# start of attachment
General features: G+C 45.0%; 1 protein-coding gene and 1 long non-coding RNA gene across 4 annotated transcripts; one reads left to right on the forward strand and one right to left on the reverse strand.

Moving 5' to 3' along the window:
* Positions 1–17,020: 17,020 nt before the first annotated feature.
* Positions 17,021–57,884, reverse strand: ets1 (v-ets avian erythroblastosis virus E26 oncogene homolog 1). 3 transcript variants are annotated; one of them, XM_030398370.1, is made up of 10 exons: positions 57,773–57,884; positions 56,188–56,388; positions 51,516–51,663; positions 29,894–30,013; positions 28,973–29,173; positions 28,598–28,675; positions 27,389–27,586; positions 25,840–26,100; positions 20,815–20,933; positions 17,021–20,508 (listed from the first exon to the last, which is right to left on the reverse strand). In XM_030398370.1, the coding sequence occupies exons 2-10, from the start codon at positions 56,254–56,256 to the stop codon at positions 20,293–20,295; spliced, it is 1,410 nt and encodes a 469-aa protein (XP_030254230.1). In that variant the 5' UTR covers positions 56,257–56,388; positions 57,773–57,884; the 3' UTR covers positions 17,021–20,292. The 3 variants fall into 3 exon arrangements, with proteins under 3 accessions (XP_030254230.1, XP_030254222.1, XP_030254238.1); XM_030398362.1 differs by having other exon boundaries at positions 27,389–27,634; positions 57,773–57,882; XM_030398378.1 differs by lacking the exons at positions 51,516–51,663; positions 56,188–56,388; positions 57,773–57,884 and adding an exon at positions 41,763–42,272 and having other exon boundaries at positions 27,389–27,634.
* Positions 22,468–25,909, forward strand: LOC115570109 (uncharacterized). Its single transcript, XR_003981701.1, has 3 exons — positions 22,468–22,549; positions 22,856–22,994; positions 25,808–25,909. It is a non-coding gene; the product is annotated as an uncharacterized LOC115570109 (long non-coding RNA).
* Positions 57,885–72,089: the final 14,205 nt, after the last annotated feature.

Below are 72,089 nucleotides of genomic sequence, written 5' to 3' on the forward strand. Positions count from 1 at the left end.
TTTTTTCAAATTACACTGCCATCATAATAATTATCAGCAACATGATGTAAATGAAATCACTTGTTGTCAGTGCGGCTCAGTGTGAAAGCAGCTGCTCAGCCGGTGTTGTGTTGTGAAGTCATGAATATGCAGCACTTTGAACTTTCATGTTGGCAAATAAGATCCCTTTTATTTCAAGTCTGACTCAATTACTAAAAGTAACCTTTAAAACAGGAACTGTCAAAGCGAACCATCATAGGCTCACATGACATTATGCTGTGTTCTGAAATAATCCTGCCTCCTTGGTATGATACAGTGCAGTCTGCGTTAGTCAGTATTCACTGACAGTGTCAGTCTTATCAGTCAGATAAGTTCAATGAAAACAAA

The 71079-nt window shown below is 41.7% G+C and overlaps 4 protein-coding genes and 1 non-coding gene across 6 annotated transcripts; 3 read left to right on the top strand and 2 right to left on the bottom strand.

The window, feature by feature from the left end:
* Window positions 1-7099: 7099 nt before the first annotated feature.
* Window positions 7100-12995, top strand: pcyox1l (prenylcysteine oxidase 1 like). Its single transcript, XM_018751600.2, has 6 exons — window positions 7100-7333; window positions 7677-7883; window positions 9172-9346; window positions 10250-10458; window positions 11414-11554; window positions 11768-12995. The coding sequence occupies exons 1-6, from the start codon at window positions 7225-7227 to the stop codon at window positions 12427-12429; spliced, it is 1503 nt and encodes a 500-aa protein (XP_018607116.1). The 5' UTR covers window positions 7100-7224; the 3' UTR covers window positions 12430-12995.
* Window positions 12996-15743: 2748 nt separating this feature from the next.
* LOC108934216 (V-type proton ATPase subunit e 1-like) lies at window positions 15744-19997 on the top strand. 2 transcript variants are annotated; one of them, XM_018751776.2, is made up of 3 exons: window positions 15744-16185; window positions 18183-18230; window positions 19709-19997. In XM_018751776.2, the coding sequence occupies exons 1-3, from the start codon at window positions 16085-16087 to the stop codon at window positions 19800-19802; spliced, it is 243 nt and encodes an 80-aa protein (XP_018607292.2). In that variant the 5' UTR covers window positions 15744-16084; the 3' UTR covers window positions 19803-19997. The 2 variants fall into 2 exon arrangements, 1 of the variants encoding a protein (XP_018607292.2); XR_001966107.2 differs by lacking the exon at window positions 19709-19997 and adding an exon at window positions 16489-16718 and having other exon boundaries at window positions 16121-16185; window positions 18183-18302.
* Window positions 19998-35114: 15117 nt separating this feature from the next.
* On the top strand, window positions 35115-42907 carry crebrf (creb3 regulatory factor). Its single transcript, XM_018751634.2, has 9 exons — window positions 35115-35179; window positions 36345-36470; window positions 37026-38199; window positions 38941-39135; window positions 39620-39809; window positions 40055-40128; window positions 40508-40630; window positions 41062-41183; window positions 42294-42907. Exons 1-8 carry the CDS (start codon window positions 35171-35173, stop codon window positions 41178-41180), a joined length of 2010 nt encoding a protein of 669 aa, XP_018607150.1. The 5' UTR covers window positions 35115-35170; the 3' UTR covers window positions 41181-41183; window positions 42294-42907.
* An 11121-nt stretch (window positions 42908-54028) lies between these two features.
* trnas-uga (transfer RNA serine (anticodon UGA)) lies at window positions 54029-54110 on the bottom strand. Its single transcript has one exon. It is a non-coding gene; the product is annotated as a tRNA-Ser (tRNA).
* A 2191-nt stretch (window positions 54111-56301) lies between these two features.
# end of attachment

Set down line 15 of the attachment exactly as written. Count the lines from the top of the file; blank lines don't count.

* Window positions 19998-35114: 15117 nt separating this feature from the next.